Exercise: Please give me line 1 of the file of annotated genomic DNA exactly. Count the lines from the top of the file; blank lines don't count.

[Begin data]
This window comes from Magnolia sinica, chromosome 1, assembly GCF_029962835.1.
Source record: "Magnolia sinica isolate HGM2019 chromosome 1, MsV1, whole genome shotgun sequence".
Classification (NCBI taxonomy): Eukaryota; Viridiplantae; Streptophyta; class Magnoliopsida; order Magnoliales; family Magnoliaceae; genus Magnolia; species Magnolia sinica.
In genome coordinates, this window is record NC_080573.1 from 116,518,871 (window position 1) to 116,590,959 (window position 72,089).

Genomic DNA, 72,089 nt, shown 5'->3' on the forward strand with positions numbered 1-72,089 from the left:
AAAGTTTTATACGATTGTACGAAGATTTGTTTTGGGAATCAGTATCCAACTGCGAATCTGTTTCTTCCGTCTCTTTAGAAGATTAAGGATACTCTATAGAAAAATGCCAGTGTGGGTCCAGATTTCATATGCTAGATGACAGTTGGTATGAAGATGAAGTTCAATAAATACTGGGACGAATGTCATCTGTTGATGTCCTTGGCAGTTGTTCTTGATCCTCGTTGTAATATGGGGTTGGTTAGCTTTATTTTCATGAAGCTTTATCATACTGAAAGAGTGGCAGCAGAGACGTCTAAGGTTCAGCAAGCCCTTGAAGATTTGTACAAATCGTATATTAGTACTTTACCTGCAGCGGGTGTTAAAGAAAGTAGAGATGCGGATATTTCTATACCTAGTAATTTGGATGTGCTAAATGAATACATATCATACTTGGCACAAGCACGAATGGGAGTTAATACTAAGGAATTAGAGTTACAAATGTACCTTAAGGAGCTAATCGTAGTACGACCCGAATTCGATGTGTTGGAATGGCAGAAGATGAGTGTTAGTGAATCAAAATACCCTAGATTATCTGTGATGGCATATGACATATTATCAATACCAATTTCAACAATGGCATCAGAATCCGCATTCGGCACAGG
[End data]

This window comes from Magnolia sinica, chromosome 1, assembly GCF_029962835.1.